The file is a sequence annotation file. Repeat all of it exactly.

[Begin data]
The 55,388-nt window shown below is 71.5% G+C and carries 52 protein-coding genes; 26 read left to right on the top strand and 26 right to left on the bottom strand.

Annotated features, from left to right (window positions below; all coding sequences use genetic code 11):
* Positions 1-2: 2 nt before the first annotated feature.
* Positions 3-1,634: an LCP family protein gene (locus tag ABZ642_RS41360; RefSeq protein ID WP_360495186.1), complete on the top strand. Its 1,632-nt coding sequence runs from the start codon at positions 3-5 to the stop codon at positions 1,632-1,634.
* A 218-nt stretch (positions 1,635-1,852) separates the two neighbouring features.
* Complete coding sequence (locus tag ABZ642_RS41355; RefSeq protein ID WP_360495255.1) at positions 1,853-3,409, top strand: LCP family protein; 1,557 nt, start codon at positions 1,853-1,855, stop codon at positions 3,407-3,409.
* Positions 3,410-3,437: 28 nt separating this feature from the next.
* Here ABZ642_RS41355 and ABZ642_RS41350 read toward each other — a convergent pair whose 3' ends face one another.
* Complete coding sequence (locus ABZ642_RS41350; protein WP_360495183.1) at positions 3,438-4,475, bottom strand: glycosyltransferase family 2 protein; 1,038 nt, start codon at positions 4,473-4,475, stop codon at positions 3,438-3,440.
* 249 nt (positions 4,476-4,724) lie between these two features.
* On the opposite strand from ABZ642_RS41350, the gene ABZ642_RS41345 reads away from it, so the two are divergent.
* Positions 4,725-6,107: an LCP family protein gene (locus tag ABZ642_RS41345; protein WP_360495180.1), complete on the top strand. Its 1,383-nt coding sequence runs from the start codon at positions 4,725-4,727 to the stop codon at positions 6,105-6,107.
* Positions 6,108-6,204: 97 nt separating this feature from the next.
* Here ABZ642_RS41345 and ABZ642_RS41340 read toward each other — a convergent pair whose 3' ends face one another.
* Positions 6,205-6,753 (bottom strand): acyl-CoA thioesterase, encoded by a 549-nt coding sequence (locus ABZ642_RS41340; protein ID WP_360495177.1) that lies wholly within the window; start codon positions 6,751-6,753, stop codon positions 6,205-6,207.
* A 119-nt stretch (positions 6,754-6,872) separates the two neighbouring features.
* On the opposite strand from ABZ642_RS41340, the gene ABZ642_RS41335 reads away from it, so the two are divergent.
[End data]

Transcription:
The 55,388-nt window shown below is 71.5% G+C and carries 52 protein-coding genes; 26 read left to right on the top strand and 26 right to left on the bottom strand.

Annotated features, from left to right (window positions below; all coding sequences use genetic code 11):
* Positions 1-2: 2 nt before the first annotated feature.
* Positions 3-1,634: an LCP family protein gene (locus tag ABZ642_RS41360; RefSeq protein ID WP_360495186.1), complete on the top strand. Its 1,632-nt coding sequence runs from the start codon at positions 3-5 to the stop codon at positions 1,632-1,634.
* A 218-nt stretch (positions 1,635-1,852) separates the two neighbouring features.
* Complete coding sequence (locus tag ABZ642_RS41355; RefSeq protein ID WP_360495255.1) at positions 1,853-3,409, top strand: LCP family protein; 1,557 nt, start codon at positions 1,853-1,855, stop codon at positions 3,407-3,409.
* Positions 3,410-3,437: 28 nt separating this feature from the next.
* Here ABZ642_RS41355 and ABZ642_RS41350 read toward each other — a convergent pair whose 3' ends face one another.
* Complete coding sequence (locus ABZ642_RS41350; protein WP_360495183.1) at positions 3,438-4,475, bottom strand: glycosyltransferase family 2 protein; 1,038 nt, start codon at positions 4,473-4,475, stop codon at positions 3,438-3,440.
* 249 nt (positions 4,476-4,724) lie between these two features.
* On the opposite strand from ABZ642_RS41350, the gene ABZ642_RS41345 reads away from it, so the two are divergent.
* Positions 4,725-6,107: an LCP family protein gene (locus tag ABZ642_RS41345; protein WP_360495180.1), complete on the top strand. Its 1,383-nt coding sequence runs from the start codon at positions 4,725-4,727 to the stop codon at positions 6,105-6,107.
* Positions 6,108-6,204: 97 nt separating this feature from the next.
* Here ABZ642_RS41345 and ABZ642_RS41340 read toward each other — a convergent pair whose 3' ends face one another.
* Positions 6,205-6,753 (bottom strand): acyl-CoA thioesterase, encoded by a 549-nt coding sequence (locus ABZ642_RS41340; protein ID WP_360495177.1) that lies wholly within the window; start codon positions 6,751-6,753, stop codon positions 6,205-6,207.
* A 119-nt stretch (positions 6,754-6,872) separates the two neighbouring features.
* On the opposite strand from ABZ642_RS41340, the gene ABZ642_RS41335 reads away from it, so the two are divergent.